Last Updated on October 3, 2023 by Karl Thompson
The Radical Feminist viewpoint is that relationships are the primary means through which men control women and maintain their power over them in society.
Probably the most shocking evidence which supports this view is the continued prevalence of domestic violence. According to the Crime Survey of England and Wales (2022) 7.9% of women were victims of domestic abuse in the year ending March 2022. This compared to only 3.5% of men.
The radical Feminist explanation for Domestic Violence is that it is an inevitable feature of a patriarchal society. It is part of a wider system that helps maintain male power over women, the key division in society.
Just to demonstrate that this Radical Feminist views didn’t disappear in the 1980s. Here is a recent Radical Feminist view on domestic violence…
“Domestic violence against women by men is “caused” by the misuse of power and control within a context of male privilege. Male privilege operates on an individual and societal level to maintain a situation of male dominance, where men have power over women and children. Domestic violence by men against women can be seen as a consequence of the inequalities between men and women, rooted in patriarchal traditions that encourage men to believe they are entitled to power and control over their partners.”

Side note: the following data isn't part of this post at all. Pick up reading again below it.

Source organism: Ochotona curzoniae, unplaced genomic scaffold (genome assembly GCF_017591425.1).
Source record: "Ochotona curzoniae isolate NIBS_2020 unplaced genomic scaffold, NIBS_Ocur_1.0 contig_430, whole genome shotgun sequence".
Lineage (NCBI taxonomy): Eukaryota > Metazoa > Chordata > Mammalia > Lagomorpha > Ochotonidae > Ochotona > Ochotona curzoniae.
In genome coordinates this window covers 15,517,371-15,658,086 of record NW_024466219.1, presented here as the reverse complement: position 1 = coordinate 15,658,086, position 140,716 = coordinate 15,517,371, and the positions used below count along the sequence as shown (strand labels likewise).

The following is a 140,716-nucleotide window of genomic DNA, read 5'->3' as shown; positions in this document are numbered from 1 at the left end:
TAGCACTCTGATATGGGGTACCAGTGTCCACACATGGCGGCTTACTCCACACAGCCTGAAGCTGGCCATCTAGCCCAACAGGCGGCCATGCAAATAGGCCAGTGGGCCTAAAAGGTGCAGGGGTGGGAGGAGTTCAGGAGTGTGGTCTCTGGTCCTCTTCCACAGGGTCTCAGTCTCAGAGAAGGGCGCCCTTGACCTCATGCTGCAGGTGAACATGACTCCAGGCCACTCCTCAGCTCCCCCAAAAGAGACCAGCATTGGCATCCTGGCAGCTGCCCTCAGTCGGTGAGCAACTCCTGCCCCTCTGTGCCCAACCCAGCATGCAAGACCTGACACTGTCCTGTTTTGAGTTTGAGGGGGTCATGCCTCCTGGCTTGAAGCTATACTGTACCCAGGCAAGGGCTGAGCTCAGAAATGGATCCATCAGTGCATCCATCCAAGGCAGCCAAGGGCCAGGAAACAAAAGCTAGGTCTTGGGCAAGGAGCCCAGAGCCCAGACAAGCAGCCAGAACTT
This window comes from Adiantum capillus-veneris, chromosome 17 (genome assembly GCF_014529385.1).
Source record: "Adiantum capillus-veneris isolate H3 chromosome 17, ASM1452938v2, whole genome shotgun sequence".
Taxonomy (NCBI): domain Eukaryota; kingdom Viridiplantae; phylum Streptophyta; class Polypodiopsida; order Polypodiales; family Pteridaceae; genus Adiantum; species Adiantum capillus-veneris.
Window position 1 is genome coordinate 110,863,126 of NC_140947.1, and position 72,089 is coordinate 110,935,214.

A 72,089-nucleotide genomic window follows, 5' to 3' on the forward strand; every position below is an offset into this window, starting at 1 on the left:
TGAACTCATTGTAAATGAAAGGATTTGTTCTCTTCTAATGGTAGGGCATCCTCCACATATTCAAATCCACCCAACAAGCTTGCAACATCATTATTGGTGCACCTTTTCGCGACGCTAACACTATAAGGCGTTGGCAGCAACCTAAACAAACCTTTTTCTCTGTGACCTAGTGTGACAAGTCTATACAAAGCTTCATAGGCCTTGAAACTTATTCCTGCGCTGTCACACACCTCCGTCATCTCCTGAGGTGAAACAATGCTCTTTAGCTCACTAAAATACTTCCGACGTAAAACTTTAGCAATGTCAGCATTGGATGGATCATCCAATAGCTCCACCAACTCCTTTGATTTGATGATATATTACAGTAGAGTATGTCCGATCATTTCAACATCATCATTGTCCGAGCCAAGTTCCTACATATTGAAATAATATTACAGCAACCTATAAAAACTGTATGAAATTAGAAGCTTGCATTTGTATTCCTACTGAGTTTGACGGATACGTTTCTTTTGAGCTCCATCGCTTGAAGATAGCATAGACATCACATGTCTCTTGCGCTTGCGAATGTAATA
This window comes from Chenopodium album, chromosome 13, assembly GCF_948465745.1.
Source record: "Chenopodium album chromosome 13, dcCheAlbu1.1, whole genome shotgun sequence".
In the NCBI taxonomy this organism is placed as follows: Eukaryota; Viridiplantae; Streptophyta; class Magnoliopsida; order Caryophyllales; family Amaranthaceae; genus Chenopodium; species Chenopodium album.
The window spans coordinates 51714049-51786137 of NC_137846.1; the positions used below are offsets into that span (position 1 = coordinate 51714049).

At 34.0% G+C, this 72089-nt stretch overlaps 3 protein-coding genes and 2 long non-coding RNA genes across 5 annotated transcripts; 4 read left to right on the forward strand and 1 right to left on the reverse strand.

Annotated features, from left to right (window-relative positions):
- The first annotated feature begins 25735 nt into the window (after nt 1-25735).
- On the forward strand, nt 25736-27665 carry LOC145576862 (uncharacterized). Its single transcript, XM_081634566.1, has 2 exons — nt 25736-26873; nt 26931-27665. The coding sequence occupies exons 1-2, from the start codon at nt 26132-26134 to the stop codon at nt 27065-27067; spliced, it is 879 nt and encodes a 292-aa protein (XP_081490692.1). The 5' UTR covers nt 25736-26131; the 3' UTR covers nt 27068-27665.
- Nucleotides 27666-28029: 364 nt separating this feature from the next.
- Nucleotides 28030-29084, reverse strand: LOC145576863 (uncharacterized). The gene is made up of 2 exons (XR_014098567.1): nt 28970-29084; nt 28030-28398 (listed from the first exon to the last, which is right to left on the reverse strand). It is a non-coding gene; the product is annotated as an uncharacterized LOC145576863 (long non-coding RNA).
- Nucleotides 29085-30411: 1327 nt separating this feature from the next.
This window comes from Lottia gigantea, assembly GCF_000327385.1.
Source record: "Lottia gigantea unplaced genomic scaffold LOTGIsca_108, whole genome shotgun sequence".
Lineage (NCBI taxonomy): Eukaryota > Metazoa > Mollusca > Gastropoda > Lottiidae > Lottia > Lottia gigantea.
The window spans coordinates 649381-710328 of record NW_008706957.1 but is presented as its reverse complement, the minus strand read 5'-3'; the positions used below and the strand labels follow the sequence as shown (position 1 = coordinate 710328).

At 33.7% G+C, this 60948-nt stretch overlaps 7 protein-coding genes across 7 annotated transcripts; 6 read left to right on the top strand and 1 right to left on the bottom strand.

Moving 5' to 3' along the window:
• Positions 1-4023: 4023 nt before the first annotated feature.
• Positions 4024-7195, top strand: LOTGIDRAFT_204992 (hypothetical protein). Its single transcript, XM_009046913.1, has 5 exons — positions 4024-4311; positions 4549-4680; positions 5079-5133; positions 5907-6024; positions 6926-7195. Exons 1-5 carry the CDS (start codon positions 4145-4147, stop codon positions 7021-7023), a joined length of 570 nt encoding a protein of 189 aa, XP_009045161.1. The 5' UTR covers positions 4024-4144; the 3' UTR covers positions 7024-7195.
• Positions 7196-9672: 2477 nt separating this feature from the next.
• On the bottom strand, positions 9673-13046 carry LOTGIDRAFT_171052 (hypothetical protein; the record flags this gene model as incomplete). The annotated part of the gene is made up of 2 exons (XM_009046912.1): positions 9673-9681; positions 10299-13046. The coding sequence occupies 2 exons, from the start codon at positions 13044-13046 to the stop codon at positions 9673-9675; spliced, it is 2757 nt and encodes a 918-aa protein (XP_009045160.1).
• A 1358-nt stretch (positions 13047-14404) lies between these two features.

(Women’s AID Domestic Violence Fact Sheet, 2009).
Criticisms of the Radical Feminist view on Domestic Violence
1. Wilkinson criticises Feminists by arguing that it is not so much Patriarchy, but poverty that causes stress which leads to DV, so this is much less common in more equal, middle class households.
2. Men are also victims of Domestic Violence with some statistics suggesting that men are the victims in as many as 40% of cases of abuse.
3. There is a historical trends towards women having more freedom and control over their sexuality, especially compared to traditional tribal societies, a point elaborated on below.
Women have more sexual freedom today…
In many traditional tribal societies, there is little notion that women should gain any satisfaction out of sex. As one British witness to sexuality amongst the Himba of Namibia put it ‘when the husband wants sex, the woman just opens her legs, he gets on with it. When he’s finished, he just roles over and goes to sleep. There’s no sense of pleasure in it for the woman’.
Moreover, in some societies, especially in East Africa, women’s sexuality is tightly controlled. In extreme cases through Female Genital Mutilation, which removes much of the pleasure associated with sex, and sex remains very much about reproduction only.
The above example stands in stark contrast to modern notions of female sexuality. Since the heyday of Feminism and the sexual revolution in the 1960s, and helped by modern contraception, we now live in the age of what Anthony Giddens calls ‘plastic sexuality’. This is where sex is primarily about pleasure for both sexes rather than just being about reproduction.
Today, women increasingly demand sexual satisfaction as an ordinary part of their relationships, and cultural products such as the recent best-selling novel – ‘50 Shades of grey’ and programmes such as ‘The Joy of Teen Sex’ certainly suggest there is much more open and honest discussion about sex between partners in relationships.
Female sexuality is discussed more today. One 2016 TED talk on the topic by Sarah Barmark has over 40M views.